Figure 1
Figure 1
Examples of use of figures to convey the lifetime risk of breast cancer for a 50-year-old woman. (a) Risk is displayed as a frequency with a clear numerator and denominator. (b) This bar graph has no definite denominator; risk is displayed as a proportion (more ...)
The type of graph used can be determined by the data to be presented.6973 For example, part-to-whole concepts such as percentages may be emphasized with histograms and pie charts. Such formats display the denominator and may also convey relative versus absolute comparisons.70 Line graphs are effective for communicating trends. Such trends can be distorted if the vertical scale is not representative of the true scale. Scatter plots effectively display variability.70,74 The addition of brief captions and reference points enhances a graph’s message.52,62,70 Graphs also can distort, for example, when the numerator is displayed without the denominator.69,75
Pictographs have been found to improve attention and recall when they are closely linked to spoken directions or text,71,72,7678 and statistics presented as pictographs have been shown to reduce reliance on anecdotes and framing.79 A study of an educational intervention to improve self-management of heart failure randomized patients to receive picture-based materials, a digital scale, and telephone follow-up. These patients had a lower rate of hospitalization or death than did those randomized to a general heart failure education brochure and usual care, and the effect was larger for patients with low literacy.80 Videos, interactive computer interfaces, and use of the internet all hold promise for use in patients with low literacy.81
Confirm Comprehension
A brief individualized assessment of numerical skill may be useful for tailoring teaching in the clinical setting, but clinical screening may be threatening to vulnerable patients. Furthermore, national studies such as the NALS and NAAL indicate that a majority of adults have limited quantitative skills. Consequently, we do not recommend clinical numeracy screening until it has been proven to benefit patients.82 Instead, since all patients will benefit from simple explanations, we recommend that clinicians apply universal precautions (Table 2).83 Furthermore, we should confirm comprehension of important numeric concepts with techniques such as the teach-back method.84 This approach, asking a patient to state what will be done or what he or she will tell a family member, can be part of closing the encounter. Teach-back and other techniques noted above are helpful to all patients and particularly for those with limited numeracy.7
Table 2
Table 2
Summary of Recommendations from the Literature for Presenting Numerical Concepts
Limited numeracy is prevalent and may likely influence clinical outcomes. Increased awareness and training to help clinicians communicate successfully are important goals. To start, clinicians can use Tables 1 and and22 to guide simplification of their numerical communication.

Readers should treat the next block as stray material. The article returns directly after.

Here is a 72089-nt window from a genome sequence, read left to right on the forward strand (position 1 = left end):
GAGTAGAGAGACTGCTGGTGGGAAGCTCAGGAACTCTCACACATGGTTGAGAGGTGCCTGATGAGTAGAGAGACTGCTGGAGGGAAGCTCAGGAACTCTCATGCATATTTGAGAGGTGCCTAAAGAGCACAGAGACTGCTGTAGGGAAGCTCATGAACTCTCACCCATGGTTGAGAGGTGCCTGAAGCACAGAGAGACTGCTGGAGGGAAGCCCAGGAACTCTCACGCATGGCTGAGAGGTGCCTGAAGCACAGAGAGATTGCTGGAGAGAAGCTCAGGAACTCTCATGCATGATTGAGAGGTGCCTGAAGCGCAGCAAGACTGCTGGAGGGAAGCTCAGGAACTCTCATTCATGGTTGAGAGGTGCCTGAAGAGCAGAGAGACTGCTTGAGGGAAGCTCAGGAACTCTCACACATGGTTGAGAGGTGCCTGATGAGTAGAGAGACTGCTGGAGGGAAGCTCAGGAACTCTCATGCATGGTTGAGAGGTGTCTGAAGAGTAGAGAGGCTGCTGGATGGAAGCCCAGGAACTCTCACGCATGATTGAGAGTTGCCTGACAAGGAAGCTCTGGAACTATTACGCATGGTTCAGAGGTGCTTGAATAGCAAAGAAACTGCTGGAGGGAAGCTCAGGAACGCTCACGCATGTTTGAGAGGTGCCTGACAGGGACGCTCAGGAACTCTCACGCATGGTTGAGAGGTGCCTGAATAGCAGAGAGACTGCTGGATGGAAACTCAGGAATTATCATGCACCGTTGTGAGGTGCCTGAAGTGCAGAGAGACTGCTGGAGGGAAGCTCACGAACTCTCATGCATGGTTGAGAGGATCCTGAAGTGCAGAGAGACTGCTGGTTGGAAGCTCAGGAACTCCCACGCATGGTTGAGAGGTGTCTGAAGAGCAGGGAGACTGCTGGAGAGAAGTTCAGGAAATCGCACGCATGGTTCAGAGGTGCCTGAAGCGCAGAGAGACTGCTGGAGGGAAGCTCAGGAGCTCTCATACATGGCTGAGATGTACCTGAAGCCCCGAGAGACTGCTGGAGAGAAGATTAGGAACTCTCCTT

National studies indicate that the gap in mathematics achievement between whites and blacks and Hispanics is even worse than in reading.85,86 It is possible that health disparities in chronic disease management and for participation in screening are driven in part by poor education, particularly in mathematics. At the same time, while the concern for numeracy development is intensified for low-income populations, this concern must influence encounters with patients from middle and high income communities as well. Findings indicate that a majority of US adults do not have adequate numeracy and that K-12 mathematical instruction in the US does not prepare students for needed reasoning and problem-solving tasks.87,88
Focused clinical research is needed to better define the numerical concepts necessary for communicating health information and to delineate the best ways to measure and improve numeric communication. Conceptual models elucidating the pathways by which numeracy may be linked to health outcomes are needed to motivate further study. Table 1 can be considered a first approximation of such a model. The communication of numerical concepts must be studied in health-care settings, not simply in test-taking venues. It will be especially important to study patients from vulnerable populations to understand how removing unneeded complexity and improving communication around numerical concepts can decrease health disparities.84
Acknowledgments
We gratefully acknowledge the suggestions and review of the Health Literacy/Health Communication Working Group of the Harvard School of Public Health.
Acknowledgement of Support: Dr. Apter: NIH K02HL088469, R01HL073932. Dr. Bennett: NIH K23HD048915. Dr. Hyde: NIH R03 HD0540432.
Conflict of Interest None disclosed.